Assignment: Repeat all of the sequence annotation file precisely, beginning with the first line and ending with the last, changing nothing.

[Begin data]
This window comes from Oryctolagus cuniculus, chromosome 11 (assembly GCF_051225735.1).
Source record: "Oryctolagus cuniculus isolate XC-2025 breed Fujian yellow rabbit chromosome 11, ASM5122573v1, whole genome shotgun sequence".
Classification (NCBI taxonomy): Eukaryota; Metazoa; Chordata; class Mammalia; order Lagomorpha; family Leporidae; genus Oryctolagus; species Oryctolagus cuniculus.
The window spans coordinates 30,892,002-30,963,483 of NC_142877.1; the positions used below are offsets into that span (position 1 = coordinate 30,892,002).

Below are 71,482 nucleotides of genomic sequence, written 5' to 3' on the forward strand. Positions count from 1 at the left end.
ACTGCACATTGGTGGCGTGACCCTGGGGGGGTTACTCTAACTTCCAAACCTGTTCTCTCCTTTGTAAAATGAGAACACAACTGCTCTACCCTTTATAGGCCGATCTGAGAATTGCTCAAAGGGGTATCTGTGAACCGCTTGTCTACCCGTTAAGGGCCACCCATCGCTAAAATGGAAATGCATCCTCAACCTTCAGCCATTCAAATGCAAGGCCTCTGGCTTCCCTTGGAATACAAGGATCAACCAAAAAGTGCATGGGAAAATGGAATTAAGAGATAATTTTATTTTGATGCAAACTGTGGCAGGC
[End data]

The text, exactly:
This window comes from Oryctolagus cuniculus, chromosome 11 (assembly GCF_051225735.1).
Source record: "Oryctolagus cuniculus isolate XC-2025 breed Fujian yellow rabbit chromosome 11, ASM5122573v1, whole genome shotgun sequence".
Classification (NCBI taxonomy): Eukaryota; Metazoa; Chordata; class Mammalia; order Lagomorpha; family Leporidae; genus Oryctolagus; species Oryctolagus cuniculus.
The window spans coordinates 30,892,002-30,963,483 of NC_142877.1; the positions used below are offsets into that span (position 1 = coordinate 30,892,002).

Below are 71,482 nucleotides of genomic sequence, written 5' to 3' on the forward strand. Positions count from 1 at the left end.
ACTGCACATTGGTGGCGTGACCCTGGGGGGGTTACTCTAACTTCCAAACCTGTTCTCTCCTTTGTAAAATGAGAACACAACTGCTCTACCCTTTATAGGCCGATCTGAGAATTGCTCAAAGGGGTATCTGTGAACCGCTTGTCTACCCGTTAAGGGCCACCCATCGCTAAAATGGAAATGCATCCTCAACCTTCAGCCATTCAAATGCAAGGCCTCTGGCTTCCCTTGGAATACAAGGATCAACCAAAAAGTGCATGGGAAAATGGAATTAAGAGATAATTTTATTTTGATGCAAACTGTGGCAGGC